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Illinois Tollway Streamlines Process to Contest Violations

Agency’s new online service helps customers contest violations for which they are not responsible, usually when a vehicle is stolen or sold, officials said.

Vehicle owners who seek to contest tollway violations and fines for which they believe they are not responsible will no longer have to call customer service or travel to the Illinois Tollway headquarters in Downers Grove, officials announced.

The Illinois Tollway launched Monday a new online service for contesting violations for which drivers are not responsible, usually in situations where vehicles have been sold or stolen prior to the violation date. Now, customers can contest toll violations at illinoistollway.com, where they will download a form, attach the required documentation and return it to the Tollway for review.

Prior to this new process, customers would need to call the Tollway or visit a customer service center to make their case.

The changes will help about 2,000 motorists per month, the agency said in a release.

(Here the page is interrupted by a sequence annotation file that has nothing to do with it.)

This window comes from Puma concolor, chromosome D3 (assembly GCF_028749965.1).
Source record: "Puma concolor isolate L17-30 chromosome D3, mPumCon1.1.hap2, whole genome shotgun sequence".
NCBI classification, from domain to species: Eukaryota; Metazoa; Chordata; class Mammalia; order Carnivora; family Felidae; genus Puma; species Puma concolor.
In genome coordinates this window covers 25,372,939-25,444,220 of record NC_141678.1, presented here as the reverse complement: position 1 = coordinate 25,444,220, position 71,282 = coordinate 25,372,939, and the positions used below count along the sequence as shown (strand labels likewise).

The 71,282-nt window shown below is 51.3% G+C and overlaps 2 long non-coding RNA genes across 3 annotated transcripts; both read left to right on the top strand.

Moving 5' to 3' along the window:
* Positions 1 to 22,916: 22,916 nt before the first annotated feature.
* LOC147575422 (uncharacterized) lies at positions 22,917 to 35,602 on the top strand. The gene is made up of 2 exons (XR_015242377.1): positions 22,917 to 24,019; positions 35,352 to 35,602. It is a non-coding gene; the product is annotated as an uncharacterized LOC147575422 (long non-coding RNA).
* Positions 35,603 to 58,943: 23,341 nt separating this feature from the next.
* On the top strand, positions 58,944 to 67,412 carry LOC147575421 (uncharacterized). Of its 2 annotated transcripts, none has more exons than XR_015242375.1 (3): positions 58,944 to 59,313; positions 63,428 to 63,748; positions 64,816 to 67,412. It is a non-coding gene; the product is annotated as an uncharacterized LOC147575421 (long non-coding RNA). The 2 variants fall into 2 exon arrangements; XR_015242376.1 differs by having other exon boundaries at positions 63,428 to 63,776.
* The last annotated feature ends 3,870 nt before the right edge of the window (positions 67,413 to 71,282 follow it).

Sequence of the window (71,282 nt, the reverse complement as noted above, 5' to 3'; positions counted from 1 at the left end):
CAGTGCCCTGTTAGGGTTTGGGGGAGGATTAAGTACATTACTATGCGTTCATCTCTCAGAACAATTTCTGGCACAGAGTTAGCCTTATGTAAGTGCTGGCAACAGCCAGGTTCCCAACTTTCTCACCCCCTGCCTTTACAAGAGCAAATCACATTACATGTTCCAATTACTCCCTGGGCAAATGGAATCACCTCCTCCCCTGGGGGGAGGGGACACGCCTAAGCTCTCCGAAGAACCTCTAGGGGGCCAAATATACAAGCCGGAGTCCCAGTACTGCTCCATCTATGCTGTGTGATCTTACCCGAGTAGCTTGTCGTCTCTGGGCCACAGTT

“For the first time, the Tollway is clearly defining for our customers the circumstances in which contesting a toll violation is acceptable,” Illinois Tollway Executive Director Kristi Lafleur said in the release. “This new improved process gives our customers the ability to make their case and contest the toll violation as quickly and effortlessly as possible.”

Drivers receive a toll violation notice after three toll violations have occurred in a two-year period, officials said. Upon receipt of the initial notice, drivers have 21 days to either pay the tolls and fines, request a hearing or contest the violation.

Customers who seek to contest a toll violation must adequately prove one of the following scenarios:

  • Vehicle had been sold and was in possession of a new owner at the time the violations occurred;
  • Vehicle had been stolen and was not in the owner's possession at the time the violations occurred;
  • Ex-spouse was responsible for the vehicle at the time the violations occurred;
  • Registered owner is no longer living;
  • Toll violations were receive while using a replacement transponder;
  • Customer is not the registered owner of the vehicle;
  • Vehicle was in the custody of a repossession company at the time the violations occurred.

According to the Chicago Tribune, toll plaza collections are estimated at $923 million. Violation enforcement is expected to add another $40 million.

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